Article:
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Indiana Court of Appeals Reaffirms Employment Handbook Not a Contract

Indiana Court of Appeals Reaffirms Employment Handbook Not a Contract

Indiana Court of Appeals Reaffirms Employment Handbook Not a Contract

On New Year’s Eve, December 31, 2015, Indiana’s Court of Appeals, in the matter of Harris v. Orange County Highway Department, et al, reaffirmed the precedent that employment handbooks generally do not create enforceable employment contracts.  Daniel Harris argued that the employment handbook at issue in his case was unique and created a burden on the county to show just cause before it could terminate his employment.  Indiana’s Court of Appeals rejected this argument and affirmed summary judgment.

 

In reaching its conclusion on Harris’s contract argument, Indiana’s Court of Appeals focused on whether the handbook made a clear promise of employment security.  The Court of Appeals noted that a case in Illinois, Duldalao v. Saint Mary of Nazareth Hosp. Ctr., 505 N.E.2d 314 (Ill. 1987), laid out the elements in Illinois (not Indiana) on when an employment handbook may be considered an employment contract.  The first element requires that the “handbook contains a promise clear enough that an employee would reasonably believe that an offer had been made[.]”  The Court of Appeals then addressed Indiana’s precedent on this issue, which has again and again failed to find that handbooks constitute enforceable contracts.  For example, the handbook in Orr was not a contract because, among other reasons, it contained a disclaimer that clearly stated that the handbook was not a contract.  The handbook in McCalment was not a contract because internally contradictory provisions failed to show a clear promise of employment security.  The handbook in Wynkoop was not a contract because the language was not specific enough to provide employment security and because other provisions emphasized the at-will status of employees.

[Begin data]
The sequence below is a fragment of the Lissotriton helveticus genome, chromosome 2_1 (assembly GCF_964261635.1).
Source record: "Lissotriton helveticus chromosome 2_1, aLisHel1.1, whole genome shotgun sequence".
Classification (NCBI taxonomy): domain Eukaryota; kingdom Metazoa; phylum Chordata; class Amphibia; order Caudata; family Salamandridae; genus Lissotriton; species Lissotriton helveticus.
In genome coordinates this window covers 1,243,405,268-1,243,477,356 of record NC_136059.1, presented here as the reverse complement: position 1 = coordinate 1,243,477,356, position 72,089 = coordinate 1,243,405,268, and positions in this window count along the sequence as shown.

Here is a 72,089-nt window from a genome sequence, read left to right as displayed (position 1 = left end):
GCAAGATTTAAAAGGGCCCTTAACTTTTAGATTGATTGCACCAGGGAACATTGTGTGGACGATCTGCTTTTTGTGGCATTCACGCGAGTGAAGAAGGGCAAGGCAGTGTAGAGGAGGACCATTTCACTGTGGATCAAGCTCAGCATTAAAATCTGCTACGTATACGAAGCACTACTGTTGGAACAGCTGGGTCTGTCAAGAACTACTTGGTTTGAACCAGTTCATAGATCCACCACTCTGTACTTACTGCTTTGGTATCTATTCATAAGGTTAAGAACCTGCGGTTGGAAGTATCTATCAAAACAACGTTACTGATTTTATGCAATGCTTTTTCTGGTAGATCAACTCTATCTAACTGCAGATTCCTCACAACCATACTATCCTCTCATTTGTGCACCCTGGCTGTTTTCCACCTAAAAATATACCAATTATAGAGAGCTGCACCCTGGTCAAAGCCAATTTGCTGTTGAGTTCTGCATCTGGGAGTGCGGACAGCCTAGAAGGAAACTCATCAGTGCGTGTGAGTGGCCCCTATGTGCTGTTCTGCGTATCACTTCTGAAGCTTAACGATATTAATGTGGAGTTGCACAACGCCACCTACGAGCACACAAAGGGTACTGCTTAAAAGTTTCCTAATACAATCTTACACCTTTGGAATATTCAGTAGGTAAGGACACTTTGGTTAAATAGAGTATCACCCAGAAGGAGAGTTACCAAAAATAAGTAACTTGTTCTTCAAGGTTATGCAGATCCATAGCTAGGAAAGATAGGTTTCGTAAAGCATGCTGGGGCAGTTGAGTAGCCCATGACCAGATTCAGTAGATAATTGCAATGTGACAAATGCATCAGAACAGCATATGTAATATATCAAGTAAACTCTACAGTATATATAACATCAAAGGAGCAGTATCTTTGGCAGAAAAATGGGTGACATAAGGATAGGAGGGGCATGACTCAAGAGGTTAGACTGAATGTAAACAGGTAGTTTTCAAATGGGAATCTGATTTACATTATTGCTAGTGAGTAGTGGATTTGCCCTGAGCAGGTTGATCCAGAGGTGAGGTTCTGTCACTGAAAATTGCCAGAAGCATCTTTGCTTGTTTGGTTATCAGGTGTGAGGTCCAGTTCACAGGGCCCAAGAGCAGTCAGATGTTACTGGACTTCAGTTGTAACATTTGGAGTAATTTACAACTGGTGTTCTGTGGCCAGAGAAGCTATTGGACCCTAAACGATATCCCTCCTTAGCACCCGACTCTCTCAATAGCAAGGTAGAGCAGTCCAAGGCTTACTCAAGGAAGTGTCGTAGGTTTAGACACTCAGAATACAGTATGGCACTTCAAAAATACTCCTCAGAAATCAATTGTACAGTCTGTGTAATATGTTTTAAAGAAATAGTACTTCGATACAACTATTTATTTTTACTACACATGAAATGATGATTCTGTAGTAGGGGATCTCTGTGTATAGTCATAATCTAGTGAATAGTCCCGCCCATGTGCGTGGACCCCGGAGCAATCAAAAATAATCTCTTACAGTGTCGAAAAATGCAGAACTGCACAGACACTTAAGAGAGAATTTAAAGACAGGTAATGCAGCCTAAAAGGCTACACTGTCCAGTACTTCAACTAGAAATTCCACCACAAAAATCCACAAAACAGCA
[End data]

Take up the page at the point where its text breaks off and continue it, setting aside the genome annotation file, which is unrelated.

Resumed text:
Harris’s contract argument shared the same fate as Orr, McCalment, and Wynkoop because the handbook in Harris’s case contained contradictory provisions and the handbook contained provisions that hlighlighted the at-will status of employees.  Hence, it did not contain a clear promise of employment security.  Per the Court of Appeals, “we decline Harris’s invitation to adopt Duldulao because, even if we were to adopt Duldulao, the Handbook would not constitute a valid unilateral contract as it does not contain a clear promise of secure employment.”

The lesson here is that the vast, vast majority of handbooks in Indiana will not transform an at-will employee into a contract employee.  The handbook must be read as a whole, keeping in mind the Court’s preference to find at-will status, and the handbook must contain an unequivocal promise of employment security (just cause for adverse actions and a duration of employment).  Anything less will result an inability for a terminated employee to bring a breach of contract action.